A recent exposé broadcast on New Jersey public television revealed there may be as many 100,000 unaddressed and leaking underground storage tanks in New Jersey. Many of the tanks contain hazardous materials including petroleum products such as heating oil and gasoline, PCE-used by dry cleaners over many years to clean our clothes-and volatile organic compounds (VOCs), such as “degreasers,” used in many manufacturing businesses. If not contained, these chemicals, which are potentially hazardous to human health and the environment, can threaten the groundwater we drink and use to irrigate our crops.
Many of these tanks have remained in place for decades-either forgotten, because historical users have moved on, or ignored because our current legal and administrative system lacks the resources to investigate and require necessary remedial action at all sites. Cases involving multiple parties and adjoining properties are at the mercy of the judicial and administrative procedural inefficiencies identified above and the “business-as-usual” attitude of the legal professionals handling them. So resolution-and cleanup-are delayed while the contamination at issue continues to migrate or volatize, thereby risking harm to people and the environment.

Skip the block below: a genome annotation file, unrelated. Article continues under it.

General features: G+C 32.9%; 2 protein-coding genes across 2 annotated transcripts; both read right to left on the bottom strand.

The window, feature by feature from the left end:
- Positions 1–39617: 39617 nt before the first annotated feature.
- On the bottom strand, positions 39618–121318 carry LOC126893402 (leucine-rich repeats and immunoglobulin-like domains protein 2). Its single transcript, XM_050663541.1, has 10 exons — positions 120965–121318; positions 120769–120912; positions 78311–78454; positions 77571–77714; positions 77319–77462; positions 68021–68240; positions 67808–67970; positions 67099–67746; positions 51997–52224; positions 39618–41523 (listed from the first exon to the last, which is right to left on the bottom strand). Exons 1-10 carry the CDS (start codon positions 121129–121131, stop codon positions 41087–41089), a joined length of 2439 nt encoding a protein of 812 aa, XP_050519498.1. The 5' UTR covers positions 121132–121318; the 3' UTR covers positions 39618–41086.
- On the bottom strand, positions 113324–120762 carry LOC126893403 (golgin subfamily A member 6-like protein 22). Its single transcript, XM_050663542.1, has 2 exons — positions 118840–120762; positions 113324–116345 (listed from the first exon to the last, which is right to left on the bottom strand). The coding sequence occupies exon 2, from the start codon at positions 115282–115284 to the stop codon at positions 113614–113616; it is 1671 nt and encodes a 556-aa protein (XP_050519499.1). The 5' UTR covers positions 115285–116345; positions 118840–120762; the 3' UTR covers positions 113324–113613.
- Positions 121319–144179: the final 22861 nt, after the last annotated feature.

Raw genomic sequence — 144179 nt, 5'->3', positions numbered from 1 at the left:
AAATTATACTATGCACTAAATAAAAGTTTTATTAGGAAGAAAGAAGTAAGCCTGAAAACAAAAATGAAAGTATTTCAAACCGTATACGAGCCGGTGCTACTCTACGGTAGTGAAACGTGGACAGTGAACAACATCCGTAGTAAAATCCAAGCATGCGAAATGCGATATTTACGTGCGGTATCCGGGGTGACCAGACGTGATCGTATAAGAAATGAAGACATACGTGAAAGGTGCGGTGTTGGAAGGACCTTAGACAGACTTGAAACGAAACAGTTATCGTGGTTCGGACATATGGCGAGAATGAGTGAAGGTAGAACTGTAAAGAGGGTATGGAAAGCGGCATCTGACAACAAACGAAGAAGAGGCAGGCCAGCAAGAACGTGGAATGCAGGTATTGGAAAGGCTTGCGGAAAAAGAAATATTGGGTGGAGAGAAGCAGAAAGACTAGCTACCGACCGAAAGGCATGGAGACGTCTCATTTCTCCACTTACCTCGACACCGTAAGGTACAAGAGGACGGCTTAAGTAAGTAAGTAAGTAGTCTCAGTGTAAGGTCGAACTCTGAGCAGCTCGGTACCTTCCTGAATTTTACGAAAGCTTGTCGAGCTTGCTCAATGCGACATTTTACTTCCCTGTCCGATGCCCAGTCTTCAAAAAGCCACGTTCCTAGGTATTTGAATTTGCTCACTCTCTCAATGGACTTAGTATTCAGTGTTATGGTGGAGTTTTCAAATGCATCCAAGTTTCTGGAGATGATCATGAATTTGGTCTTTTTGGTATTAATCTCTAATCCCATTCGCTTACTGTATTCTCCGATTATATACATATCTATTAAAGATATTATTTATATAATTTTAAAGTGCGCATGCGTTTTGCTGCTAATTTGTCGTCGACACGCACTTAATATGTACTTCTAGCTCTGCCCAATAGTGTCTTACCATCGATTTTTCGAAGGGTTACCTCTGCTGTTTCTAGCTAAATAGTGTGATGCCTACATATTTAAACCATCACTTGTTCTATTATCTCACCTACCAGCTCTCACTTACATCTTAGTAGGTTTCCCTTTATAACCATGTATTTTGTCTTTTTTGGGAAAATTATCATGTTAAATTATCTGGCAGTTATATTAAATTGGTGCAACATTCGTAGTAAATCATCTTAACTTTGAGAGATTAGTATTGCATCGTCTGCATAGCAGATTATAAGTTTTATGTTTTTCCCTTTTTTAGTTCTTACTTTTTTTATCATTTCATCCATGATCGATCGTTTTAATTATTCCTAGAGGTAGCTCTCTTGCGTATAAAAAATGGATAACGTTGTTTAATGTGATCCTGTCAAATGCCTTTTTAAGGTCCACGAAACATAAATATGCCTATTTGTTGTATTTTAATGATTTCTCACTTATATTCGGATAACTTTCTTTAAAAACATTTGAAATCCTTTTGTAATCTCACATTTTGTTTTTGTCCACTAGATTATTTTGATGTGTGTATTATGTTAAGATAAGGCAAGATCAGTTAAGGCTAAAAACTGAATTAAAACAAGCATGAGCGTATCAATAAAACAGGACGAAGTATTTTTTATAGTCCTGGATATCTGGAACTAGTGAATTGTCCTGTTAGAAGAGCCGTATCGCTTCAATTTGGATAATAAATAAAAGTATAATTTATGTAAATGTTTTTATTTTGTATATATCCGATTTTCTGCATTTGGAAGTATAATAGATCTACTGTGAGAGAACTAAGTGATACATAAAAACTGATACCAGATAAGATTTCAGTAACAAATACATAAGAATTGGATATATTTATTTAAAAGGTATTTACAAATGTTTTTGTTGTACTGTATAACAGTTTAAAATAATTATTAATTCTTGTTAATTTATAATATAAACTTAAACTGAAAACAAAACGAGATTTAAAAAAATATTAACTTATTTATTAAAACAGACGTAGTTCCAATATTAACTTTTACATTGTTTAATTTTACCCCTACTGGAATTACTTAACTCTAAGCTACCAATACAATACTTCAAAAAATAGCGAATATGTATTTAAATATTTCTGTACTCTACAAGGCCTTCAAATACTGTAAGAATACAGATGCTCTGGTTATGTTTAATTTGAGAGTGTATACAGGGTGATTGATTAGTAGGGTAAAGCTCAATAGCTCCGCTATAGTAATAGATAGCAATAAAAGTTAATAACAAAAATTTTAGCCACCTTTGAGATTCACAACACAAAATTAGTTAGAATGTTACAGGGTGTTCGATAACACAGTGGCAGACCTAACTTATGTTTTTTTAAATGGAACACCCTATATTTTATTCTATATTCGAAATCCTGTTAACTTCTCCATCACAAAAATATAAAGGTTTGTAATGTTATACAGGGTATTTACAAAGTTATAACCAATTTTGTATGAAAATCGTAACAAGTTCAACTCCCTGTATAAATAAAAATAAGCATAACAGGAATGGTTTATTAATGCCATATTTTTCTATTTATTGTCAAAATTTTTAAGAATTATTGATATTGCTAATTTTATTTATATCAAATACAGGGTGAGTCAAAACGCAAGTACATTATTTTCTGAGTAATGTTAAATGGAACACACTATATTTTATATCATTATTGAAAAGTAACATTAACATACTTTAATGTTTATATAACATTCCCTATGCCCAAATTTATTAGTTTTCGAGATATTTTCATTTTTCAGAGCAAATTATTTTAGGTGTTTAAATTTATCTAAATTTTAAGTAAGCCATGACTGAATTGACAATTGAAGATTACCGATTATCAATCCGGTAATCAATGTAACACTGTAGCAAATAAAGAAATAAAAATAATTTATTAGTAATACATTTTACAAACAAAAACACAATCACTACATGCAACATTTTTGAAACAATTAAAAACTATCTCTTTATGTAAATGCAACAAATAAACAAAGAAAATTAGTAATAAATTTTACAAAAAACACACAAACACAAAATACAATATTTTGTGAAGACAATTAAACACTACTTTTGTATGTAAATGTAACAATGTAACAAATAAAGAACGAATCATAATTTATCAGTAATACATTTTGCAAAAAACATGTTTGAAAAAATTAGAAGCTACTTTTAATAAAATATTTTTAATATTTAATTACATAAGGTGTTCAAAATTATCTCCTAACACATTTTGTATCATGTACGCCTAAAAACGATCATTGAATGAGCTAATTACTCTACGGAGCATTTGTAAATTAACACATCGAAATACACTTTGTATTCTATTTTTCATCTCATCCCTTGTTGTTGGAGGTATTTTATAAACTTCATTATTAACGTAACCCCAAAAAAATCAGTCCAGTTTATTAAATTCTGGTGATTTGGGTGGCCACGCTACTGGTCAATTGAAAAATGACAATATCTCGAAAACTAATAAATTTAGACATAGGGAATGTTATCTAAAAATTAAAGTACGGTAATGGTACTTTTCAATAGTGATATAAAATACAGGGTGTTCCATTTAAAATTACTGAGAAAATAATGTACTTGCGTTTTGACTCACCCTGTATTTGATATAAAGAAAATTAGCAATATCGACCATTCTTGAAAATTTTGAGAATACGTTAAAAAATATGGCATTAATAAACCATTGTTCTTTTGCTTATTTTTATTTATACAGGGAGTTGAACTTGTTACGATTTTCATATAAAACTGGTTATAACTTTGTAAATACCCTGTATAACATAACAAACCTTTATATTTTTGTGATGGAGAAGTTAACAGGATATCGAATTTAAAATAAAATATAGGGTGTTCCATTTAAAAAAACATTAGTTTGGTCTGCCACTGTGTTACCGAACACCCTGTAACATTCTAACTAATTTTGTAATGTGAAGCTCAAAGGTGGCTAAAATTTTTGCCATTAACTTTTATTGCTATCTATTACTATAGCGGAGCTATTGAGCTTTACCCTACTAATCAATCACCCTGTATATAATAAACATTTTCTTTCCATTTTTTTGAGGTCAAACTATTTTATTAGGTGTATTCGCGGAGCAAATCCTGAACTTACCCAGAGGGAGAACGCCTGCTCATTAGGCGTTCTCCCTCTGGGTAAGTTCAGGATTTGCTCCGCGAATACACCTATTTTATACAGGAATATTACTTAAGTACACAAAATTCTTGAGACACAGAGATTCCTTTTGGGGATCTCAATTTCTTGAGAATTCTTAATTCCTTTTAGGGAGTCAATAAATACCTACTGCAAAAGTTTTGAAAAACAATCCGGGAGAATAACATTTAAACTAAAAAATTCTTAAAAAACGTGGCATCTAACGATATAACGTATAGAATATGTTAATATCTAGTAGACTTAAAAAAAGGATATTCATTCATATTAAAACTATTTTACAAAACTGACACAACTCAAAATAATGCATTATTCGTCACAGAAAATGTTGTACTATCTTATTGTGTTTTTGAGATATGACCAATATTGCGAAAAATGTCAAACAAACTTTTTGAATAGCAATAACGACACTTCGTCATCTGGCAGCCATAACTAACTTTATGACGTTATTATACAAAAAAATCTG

Mediation provides a way to cut through this backlog. Environmental mediation as an alternative or adjunct to traditional federal or state court litigation has proven to be enormously successful. Unlike immutable judicial rules, mediation procedures and outcomes are not limited to any one statutory scheme-or to any pre-determined set of remedies. Mediation has fewer technical and tactical delays than traditional litigation because its progress is driven entirely by the parties themselves. The federal Environmental Protection Agency, Department of Justice, and their counterpart state environmental agencies, attorneys general and environmental project managers, can join in the mediated discussions even if they are not formally parties to the case. In my experience, the sooner the agencies are involved, the sooner the courts require mediation of cases that will benefit from its use, the faster the case can be resolved to the satisfaction of the parties and the agencies. Streamlining the dispute resolution process can provide a correspondingly huge savings of time and money. And the money that is spent “in process” is focused on resolution and cleanup. [Read more…]